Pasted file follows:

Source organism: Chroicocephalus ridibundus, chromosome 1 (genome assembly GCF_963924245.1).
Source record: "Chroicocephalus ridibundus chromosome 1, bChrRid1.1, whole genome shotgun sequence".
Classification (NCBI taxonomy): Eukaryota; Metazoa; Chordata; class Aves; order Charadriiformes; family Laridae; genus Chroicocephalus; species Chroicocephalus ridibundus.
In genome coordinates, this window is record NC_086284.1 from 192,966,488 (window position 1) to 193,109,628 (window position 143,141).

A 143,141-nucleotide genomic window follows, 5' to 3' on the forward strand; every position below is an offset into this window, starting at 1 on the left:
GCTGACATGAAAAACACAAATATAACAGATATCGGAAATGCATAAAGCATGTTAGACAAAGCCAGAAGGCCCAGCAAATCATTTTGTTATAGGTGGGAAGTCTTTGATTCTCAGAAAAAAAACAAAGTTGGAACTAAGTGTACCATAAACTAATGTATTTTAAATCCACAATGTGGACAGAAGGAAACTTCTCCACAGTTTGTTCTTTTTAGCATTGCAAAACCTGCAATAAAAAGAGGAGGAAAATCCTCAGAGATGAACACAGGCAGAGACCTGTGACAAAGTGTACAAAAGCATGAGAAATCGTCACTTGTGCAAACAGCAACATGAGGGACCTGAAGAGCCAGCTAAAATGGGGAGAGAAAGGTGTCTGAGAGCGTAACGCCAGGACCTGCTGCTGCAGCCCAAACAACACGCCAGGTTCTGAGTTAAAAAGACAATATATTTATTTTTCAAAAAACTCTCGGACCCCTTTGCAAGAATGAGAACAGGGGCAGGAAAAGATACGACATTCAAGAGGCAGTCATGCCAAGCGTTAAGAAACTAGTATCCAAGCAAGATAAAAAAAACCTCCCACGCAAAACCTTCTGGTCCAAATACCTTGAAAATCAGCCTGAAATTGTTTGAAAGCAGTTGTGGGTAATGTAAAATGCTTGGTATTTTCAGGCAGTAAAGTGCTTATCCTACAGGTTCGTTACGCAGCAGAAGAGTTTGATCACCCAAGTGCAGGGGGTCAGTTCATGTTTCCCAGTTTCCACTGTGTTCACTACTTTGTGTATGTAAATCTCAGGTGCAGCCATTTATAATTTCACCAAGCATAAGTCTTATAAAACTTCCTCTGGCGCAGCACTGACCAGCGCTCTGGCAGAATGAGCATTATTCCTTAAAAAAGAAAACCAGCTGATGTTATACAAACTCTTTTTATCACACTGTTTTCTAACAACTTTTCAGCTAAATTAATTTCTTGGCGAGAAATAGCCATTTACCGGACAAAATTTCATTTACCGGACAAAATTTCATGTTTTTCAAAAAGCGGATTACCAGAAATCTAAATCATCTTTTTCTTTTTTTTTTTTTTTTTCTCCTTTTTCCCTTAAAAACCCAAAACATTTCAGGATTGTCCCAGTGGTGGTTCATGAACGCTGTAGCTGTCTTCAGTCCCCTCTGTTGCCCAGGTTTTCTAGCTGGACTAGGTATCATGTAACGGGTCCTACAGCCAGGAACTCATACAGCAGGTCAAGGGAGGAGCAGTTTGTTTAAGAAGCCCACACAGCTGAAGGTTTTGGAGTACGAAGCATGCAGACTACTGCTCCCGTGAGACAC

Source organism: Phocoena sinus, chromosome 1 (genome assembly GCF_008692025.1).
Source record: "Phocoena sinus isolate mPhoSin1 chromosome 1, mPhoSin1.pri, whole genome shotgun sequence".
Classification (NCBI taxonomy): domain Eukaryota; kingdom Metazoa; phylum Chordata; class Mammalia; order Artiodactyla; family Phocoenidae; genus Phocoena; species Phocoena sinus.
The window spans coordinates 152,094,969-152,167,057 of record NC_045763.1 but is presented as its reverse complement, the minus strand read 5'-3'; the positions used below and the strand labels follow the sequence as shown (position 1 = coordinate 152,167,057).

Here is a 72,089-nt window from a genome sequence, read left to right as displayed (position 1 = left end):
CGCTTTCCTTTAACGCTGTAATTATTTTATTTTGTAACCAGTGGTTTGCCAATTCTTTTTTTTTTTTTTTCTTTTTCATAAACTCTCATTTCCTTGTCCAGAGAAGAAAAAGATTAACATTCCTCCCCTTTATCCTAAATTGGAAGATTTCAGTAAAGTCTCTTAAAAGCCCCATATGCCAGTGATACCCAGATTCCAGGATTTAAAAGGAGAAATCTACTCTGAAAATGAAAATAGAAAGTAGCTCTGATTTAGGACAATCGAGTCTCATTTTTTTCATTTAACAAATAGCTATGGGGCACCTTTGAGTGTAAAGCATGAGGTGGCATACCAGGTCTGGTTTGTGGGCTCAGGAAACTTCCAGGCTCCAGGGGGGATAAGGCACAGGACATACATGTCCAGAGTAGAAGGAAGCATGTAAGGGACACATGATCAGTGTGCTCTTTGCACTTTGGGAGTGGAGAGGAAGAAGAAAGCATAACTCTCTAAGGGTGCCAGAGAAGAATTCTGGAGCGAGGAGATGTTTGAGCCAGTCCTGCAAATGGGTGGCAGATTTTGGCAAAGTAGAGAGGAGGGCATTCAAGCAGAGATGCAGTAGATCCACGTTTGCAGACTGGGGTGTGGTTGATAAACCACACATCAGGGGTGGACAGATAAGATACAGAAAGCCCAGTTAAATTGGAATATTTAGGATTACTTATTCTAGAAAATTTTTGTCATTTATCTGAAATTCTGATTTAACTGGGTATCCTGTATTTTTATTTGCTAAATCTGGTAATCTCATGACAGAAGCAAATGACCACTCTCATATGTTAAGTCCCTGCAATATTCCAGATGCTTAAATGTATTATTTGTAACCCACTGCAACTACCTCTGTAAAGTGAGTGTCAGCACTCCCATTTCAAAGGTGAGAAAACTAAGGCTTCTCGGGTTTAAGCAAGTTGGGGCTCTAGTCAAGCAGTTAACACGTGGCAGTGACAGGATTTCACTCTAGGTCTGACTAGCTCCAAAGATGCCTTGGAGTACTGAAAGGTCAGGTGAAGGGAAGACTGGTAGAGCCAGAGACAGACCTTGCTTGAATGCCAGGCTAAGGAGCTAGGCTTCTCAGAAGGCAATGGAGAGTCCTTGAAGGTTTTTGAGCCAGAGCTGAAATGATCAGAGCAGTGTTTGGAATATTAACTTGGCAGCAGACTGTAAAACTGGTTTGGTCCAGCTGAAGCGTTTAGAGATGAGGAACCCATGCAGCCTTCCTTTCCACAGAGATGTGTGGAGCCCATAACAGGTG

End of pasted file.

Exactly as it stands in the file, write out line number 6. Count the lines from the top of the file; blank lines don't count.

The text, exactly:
GCTGACATGAAAAACACAAATATAACAGATATCGGAAATGCATAAAGCATGTTAGACAAAGCCAGAAGGCCCAGCAAATCATTTTGTTATAGGTGGGAAGTCTTTGATTCTCAGAAAAAAAACAAAGTTGGAACTAAGTGTACCATAAACTAATGTATTTTAAATCCACAATGTGGACAGAAGGAAACTTCTCCACAGTTTGTTCTTTTTAGCATTGCAAAACCTGCAATAAAAAGAGGAGGAAAATCCTCAGAGATGAACACAGGCAGAGACCTGTGACAAAGTGTACAAAAGCATGAGAAATCGTCACTTGTGCAAACAGCAACATGAGGGACCTGAAGAGCCAGCTAAAATGGGGAGAGAAAGGTGTCTGAGAGCGTAACGCCAGGACCTGCTGCTGCAGCCCAAACAACACGCCAGGTTCTGAGTTAAAAAGACAATATATTTATTTTTCAAAAAACTCTCGGACCCCTTTGCAAGAATGAGAACAGGGGCAGGAAAAGATACGACATTCAAGAGGCAGTCATGCCAAGCGTTAAGAAACTAGTATCCAAGCAAGATAAAAAAAACCTCCCACGCAAAACCTTCTGGTCCAAATACCTTGAAAATCAGCCTGAAATTGTTTGAAAGCAGTTGTGGGTAATGTAAAATGCTTGGTATTTTCAGGCAGTAAAGTGCTTATCCTACAGGTTCGTTACGCAGCAGAAGAGTTTGATCACCCAAGTGCAGGGGGTCAGTTCATGTTTCCCAGTTTCCACTGTGTTCACTACTTTGTGTATGTAAATCTCAGGTGCAGCCATTTATAATTTCACCAAGCATAAGTCTTATAAAACTTCCTCTGGCGCAGCACTGACCAGCGCTCTGGCAGAATGAGCATTATTCCTTAAAAAAGAAAACCAGCTGATGTTATACAAACTCTTTTTATCACACTGTTTTCTAACAACTTTTCAGCTAAATTAATTTCTTGGCGAGAAATAGCCATTTACCGGACAAAATTTCATTTACCGGACAAAATTTCATGTTTTTCAAAAAGCGGATTACCAGAAATCTAAATCATCTTTTTCTTTTTTTTTTTTTTTTTCTCCTTTTTCCCTTAAAAACCCAAAACATTTCAGGATTGTCCCAGTGGTGGTTCATGAACGCTGTAGCTGTCTTCAGTCCCCTCTGTTGCCCAGGTTTTCTAGCTGGACTAGGTATCATGTAACGGGTCCTACAGCCAGGAACTCATACAGCAGGTCAAGGGAGGAGCAGTTTGTTTAAGAAGCCCACACAGCTGAAGGTTTTGGAGTACGAAGCATGCAGACTACTGCTCCCGTGAGACAC